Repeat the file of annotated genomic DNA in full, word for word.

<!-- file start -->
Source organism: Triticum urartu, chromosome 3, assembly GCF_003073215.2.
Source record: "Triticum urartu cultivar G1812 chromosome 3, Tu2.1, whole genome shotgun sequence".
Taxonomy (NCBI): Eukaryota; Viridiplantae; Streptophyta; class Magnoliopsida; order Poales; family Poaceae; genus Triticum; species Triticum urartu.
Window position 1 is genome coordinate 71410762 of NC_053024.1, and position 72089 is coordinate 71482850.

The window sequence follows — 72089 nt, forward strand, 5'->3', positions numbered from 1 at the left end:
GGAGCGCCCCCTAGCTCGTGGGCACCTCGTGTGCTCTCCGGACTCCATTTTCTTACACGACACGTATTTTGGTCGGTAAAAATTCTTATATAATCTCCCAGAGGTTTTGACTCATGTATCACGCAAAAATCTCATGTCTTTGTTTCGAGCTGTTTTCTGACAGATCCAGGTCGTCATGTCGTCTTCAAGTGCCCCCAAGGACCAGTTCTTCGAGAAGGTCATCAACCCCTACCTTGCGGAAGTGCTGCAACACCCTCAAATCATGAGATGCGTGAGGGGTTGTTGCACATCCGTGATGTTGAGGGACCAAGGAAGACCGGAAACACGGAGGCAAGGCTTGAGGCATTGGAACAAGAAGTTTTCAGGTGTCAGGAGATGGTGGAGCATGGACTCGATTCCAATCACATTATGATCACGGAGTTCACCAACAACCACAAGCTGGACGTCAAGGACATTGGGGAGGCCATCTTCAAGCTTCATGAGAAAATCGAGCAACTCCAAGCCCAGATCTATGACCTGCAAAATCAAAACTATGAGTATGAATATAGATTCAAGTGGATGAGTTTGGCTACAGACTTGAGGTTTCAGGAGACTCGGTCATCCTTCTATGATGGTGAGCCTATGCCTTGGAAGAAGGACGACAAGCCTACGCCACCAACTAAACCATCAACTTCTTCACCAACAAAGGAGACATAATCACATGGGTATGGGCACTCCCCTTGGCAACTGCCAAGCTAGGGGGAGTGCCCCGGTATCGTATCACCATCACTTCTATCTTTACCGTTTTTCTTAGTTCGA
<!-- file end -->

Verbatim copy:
Source organism: Triticum urartu, chromosome 3, assembly GCF_003073215.2.
Source record: "Triticum urartu cultivar G1812 chromosome 3, Tu2.1, whole genome shotgun sequence".
Taxonomy (NCBI): Eukaryota; Viridiplantae; Streptophyta; class Magnoliopsida; order Poales; family Poaceae; genus Triticum; species Triticum urartu.
Window position 1 is genome coordinate 71410762 of NC_053024.1, and position 72089 is coordinate 71482850.

The window sequence follows — 72089 nt, forward strand, 5'->3', positions numbered from 1 at the left end:
GGAGCGCCCCCTAGCTCGTGGGCACCTCGTGTGCTCTCCGGACTCCATTTTCTTACACGACACGTATTTTGGTCGGTAAAAATTCTTATATAATCTCCCAGAGGTTTTGACTCATGTATCACGCAAAAATCTCATGTCTTTGTTTCGAGCTGTTTTCTGACAGATCCAGGTCGTCATGTCGTCTTCAAGTGCCCCCAAGGACCAGTTCTTCGAGAAGGTCATCAACCCCTACCTTGCGGAAGTGCTGCAACACCCTCAAATCATGAGATGCGTGAGGGGTTGTTGCACATCCGTGATGTTGAGGGACCAAGGAAGACCGGAAACACGGAGGCAAGGCTTGAGGCATTGGAACAAGAAGTTTTCAGGTGTCAGGAGATGGTGGAGCATGGACTCGATTCCAATCACATTATGATCACGGAGTTCACCAACAACCACAAGCTGGACGTCAAGGACATTGGGGAGGCCATCTTCAAGCTTCATGAGAAAATCGAGCAACTCCAAGCCCAGATCTATGACCTGCAAAATCAAAACTATGAGTATGAATATAGATTCAAGTGGATGAGTTTGGCTACAGACTTGAGGTTTCAGGAGACTCGGTCATCCTTCTATGATGGTGAGCCTATGCCTTGGAAGAAGGACGACAAGCCTACGCCACCAACTAAACCATCAACTTCTTCACCAACAAAGGAGACATAATCACATGGGTATGGGCACTCCCCTTGGCAACTGCCAAGCTAGGGGGAGTGCCCCGGTATCGTATCACCATCACTTCTATCTTTACCGTTTTTCTTAGTTCGA